Local distribution patterns of three rodent species (Perognathus parvus, Peromyscus maniculatus, Reithrodontomys megalotis) were studied in areas of high and low densities of harvester ants (Pogonomyrmex owyheei) in Raft River Valley, Idaho. Numbers of rodents were greatest in areas of high ant-density during May, but partially reduced in August; whereas, the trend was reversed in areas of low ant-density. Seed abundance was probably not the factor limiting changes in rodent populations, because seed densities of annual plants were always greater in areas of high ant-density. Differences in seasonal population distributions of rodents between areas of high and low ant-densities were probably due to interactions of seed availability, rodent energetics, and predation.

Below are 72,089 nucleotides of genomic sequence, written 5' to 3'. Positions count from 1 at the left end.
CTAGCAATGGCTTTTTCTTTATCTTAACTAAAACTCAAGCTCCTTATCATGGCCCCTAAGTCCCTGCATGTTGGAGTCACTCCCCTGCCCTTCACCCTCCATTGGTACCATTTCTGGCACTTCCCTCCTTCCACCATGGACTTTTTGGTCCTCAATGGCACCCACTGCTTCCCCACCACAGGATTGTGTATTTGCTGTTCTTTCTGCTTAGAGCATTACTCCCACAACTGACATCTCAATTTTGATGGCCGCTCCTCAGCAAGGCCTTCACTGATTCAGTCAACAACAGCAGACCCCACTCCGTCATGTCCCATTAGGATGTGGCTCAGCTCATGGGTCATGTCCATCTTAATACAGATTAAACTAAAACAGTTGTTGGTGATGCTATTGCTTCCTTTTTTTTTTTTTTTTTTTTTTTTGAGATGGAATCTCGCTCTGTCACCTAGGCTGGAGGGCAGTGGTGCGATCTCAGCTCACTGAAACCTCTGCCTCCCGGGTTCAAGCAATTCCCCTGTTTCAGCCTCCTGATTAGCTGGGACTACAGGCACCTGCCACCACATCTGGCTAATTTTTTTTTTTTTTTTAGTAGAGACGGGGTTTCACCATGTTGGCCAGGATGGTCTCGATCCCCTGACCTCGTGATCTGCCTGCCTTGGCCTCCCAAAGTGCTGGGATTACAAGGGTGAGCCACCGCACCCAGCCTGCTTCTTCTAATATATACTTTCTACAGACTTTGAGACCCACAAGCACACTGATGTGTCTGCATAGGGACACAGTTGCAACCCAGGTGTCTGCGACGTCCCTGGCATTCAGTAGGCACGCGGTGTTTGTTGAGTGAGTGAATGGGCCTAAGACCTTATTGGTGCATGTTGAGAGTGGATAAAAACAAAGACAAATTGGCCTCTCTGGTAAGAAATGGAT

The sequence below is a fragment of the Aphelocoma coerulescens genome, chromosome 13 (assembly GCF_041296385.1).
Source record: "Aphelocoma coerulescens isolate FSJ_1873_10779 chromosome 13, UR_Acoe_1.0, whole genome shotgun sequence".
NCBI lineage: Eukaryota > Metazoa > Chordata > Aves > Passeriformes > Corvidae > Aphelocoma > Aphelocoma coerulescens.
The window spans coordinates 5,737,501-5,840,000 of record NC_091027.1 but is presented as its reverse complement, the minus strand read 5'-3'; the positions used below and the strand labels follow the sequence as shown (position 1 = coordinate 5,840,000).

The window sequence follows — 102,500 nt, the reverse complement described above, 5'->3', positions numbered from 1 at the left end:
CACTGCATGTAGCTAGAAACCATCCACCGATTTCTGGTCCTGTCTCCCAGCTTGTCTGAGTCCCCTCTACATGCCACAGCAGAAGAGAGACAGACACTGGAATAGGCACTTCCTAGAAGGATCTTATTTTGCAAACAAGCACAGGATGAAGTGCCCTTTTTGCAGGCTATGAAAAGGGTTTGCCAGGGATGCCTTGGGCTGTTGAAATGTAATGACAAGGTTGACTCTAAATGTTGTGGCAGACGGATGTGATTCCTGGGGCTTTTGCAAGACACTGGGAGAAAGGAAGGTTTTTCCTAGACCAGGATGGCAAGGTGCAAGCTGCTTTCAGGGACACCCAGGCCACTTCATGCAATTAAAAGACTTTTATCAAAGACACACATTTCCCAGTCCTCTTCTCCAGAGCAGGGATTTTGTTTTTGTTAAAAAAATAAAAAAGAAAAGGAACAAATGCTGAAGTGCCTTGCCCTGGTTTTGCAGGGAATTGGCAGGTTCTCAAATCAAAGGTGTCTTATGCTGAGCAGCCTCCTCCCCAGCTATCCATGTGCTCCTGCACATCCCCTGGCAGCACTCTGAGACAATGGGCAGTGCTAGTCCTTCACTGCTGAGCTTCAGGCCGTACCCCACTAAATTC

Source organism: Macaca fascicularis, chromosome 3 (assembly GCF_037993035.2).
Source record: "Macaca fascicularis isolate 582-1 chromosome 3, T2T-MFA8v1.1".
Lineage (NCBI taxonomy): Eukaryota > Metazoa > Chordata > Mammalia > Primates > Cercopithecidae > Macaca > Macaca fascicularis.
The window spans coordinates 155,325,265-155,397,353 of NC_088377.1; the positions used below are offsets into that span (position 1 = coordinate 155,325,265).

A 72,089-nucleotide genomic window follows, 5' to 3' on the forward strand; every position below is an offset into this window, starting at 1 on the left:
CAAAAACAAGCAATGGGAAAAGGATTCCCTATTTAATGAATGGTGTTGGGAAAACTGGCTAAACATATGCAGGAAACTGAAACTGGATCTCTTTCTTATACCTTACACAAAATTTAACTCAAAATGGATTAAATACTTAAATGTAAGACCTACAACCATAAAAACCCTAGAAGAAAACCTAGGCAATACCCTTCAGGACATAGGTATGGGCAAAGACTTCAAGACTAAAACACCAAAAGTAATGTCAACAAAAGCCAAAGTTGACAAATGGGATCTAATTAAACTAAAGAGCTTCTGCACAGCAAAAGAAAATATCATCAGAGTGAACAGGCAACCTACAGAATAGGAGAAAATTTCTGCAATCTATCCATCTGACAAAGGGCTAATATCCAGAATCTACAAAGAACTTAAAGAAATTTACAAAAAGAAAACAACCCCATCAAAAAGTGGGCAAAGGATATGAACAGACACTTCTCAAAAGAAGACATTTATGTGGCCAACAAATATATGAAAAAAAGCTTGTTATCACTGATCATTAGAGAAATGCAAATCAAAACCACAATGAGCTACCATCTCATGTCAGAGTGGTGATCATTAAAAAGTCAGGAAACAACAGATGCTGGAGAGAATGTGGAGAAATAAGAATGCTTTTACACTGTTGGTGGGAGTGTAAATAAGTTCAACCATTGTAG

Landeen, Dan S.; Jorgensen, Clive D.; and Smith, H. Duane
"Competition between harvester ants and rodents in the cold desert,"
Great Basin Naturalist: Vol. 39
, Article 10.
Available at: http://scholarsarchive.byu.edu/gbn/vol39/iss3/10